Completed at the end of 2019, Sixty Martin Place in the heart of Sydney’s CBD is a state-of-the-art, first of its kind ‘smart building’ by developer, Investa. In collaboration with the progressive owners (Gwynvill and ICPF), Investa set out to create a unique, intelligent building using an industry-leading ‘Technology Stack’, which utilises over 28,000 live data points through an array of IoT devices and building equipment on every floor. The award-winning building also showcases Australia’s first fully-integrated Digital Twin – an exact virtual 3D replica model of the physical building and its systems – which captures all the building’s physical assets live from design, project delivery, operational data through to maintenance logs. Together, the ecosystem creates an integrated management platform to monitor base build and tenant systems together, optimise building operation and changing environmental and local tenant use conditions. For example, tenants use another industry-first app developed by Investa – Insite – with secure and scalable control functionality over touchless building access, lift control, room and end-of-trip locker booking, and carpark sharing access.

According to Shen Chiu, Investa’s national development director, Covid has affected the building’s occupancy, so has yet to operate at 100 per cent, but the benefits are still incredibly valuable. Importantly, he says that the secure communications infrastructure, the backbone of the technology stack, allows the building to capture previously silo-ed data from the multitude of IoT-enabled building services equipment and devices, into its integrated systems platform (effectively an augmented BMCS), and then the Digital Twin. ‘In operation, we now house all of our ‘structured’ data in a cloud based data-lake, and are working with data scientists using AI software to offer proactive actions to the operations team, and even predictive insights into how to better tune and maintain the building,’ he says.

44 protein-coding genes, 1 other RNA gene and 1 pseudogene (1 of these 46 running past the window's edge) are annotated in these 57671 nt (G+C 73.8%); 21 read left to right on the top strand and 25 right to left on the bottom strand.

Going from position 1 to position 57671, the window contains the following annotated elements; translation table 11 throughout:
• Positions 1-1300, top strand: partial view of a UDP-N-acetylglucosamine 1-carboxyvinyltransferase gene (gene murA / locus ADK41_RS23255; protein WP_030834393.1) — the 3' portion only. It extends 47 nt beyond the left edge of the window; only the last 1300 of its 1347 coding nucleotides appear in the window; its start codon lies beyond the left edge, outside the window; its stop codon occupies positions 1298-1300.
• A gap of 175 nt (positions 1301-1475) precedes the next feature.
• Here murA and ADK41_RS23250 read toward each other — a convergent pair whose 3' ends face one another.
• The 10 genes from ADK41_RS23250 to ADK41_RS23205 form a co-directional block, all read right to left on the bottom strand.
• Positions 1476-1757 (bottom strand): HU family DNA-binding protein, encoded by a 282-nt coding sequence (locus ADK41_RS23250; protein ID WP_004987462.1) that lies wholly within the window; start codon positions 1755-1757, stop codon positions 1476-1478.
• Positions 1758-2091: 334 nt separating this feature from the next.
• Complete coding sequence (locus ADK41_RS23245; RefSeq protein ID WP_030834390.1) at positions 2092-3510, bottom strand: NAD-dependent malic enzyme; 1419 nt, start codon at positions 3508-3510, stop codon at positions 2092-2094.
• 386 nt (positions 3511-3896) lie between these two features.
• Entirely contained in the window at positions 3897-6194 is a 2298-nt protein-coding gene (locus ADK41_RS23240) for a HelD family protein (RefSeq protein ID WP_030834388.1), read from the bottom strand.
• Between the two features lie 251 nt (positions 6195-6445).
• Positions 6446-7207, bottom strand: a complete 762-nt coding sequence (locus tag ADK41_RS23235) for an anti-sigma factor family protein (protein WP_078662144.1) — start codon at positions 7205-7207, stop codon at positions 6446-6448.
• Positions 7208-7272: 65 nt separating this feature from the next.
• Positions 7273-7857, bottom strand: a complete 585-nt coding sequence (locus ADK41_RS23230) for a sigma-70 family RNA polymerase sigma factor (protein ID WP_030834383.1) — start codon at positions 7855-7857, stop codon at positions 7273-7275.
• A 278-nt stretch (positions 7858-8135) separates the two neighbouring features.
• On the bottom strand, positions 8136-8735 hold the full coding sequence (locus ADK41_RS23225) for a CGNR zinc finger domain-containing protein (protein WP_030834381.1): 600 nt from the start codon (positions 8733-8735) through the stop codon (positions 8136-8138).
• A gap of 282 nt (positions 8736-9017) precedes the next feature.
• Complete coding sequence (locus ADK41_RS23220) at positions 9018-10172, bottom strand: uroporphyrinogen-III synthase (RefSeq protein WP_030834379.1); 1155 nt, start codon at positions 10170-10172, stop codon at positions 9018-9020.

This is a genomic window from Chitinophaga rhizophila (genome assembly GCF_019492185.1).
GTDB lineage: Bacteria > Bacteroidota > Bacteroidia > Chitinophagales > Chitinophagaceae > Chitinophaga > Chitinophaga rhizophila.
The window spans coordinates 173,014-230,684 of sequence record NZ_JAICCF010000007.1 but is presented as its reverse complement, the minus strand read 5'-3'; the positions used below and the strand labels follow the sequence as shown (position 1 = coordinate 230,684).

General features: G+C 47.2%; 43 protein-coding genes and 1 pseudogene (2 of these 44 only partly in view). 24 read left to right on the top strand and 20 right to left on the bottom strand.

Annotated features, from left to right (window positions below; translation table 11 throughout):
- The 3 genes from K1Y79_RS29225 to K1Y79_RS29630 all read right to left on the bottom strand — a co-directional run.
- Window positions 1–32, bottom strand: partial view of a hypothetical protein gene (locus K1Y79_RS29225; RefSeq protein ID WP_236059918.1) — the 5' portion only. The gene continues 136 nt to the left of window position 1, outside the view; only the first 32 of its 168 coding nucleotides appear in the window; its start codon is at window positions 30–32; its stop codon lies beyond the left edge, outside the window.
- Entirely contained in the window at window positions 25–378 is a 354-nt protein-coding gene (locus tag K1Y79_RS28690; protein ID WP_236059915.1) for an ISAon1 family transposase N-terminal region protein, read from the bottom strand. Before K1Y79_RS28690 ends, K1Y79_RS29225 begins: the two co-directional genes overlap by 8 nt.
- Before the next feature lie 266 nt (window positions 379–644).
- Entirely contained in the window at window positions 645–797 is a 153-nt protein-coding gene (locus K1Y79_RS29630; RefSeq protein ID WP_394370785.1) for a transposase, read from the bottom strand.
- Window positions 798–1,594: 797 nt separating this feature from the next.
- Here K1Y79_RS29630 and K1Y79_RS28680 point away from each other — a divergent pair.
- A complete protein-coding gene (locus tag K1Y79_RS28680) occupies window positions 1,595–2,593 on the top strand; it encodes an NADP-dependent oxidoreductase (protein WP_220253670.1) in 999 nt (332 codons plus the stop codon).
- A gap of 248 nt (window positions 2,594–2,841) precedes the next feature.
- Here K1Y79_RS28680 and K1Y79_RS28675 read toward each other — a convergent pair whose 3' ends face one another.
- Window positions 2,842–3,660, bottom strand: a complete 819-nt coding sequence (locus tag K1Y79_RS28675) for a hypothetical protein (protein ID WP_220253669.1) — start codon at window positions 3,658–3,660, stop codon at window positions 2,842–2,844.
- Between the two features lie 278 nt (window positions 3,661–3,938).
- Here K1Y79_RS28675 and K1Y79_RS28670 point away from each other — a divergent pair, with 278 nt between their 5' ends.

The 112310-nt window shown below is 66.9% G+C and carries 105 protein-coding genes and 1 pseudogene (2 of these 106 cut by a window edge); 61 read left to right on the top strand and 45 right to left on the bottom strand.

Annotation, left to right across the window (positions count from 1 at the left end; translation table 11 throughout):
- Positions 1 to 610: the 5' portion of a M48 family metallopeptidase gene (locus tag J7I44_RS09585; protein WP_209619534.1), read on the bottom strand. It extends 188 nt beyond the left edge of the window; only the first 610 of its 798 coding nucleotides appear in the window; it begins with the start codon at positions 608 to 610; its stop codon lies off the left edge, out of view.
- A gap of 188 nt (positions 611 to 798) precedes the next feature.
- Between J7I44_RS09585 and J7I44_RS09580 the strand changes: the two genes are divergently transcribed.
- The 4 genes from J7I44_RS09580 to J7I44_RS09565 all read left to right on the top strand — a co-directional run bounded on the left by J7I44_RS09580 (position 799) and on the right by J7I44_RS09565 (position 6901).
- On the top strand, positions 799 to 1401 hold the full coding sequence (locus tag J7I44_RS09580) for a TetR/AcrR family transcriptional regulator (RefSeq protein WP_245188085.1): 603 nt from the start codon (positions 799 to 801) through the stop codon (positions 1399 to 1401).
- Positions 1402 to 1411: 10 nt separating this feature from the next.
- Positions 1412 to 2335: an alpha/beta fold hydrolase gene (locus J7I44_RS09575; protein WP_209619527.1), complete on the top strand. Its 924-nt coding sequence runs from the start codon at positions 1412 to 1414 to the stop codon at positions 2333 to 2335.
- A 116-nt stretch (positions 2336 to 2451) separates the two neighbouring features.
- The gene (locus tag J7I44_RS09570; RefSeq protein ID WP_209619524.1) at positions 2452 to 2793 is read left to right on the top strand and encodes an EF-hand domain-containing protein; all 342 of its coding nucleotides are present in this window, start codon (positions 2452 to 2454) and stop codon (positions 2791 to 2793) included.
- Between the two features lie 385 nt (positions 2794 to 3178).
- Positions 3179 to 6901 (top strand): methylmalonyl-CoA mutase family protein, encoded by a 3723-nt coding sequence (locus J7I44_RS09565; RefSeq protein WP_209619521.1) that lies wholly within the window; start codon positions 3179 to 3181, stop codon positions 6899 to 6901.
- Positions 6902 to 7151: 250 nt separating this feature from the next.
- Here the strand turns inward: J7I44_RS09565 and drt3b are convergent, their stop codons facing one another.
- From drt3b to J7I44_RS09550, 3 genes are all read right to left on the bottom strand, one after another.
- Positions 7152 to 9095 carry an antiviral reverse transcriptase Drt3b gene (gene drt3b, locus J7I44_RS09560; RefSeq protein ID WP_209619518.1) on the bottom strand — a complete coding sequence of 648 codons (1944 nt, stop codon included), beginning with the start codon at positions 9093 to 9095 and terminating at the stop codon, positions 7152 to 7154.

4. Veyor Digital

Veyor 3 men looking at screen

Dubbed as the ‘Uber Eats’ for construction, Veyor Digital, is an app that helps manage supply chain coordination in complex work environments. Used by big players including Scentre Group, GPT, Dexus and JLL, the Australian app is a central, live platform with end-to-end coverage and full project data to provide a better understanding of use and performance – in real time. It also includes driver access, tracking capability for live logistics and safety aspects to ensure trucks on the road are compliant with obligations.

According to Veyor’s director, Mark Howard, supply chain management is a common problem across the global facility management industry too. He witnessed this firsthand as more and more facility managers started to reach out to his team. ‘There’s been no effective solution until now,’ he says. ‘And that’s what Veyor does – it links building and dock managers, tenants, suppliers, couriers and drivers onto an easy-to-use scheduling app to streamline the coordination and booking of available docks, goods lifts and common areas.’ By simplifying the information exchange in supply chain management, the app optimises operational efficiency without the need for additional personnel. Howard says, ‘It’s becoming the one easy app for all daily scheduling and access management requirements.’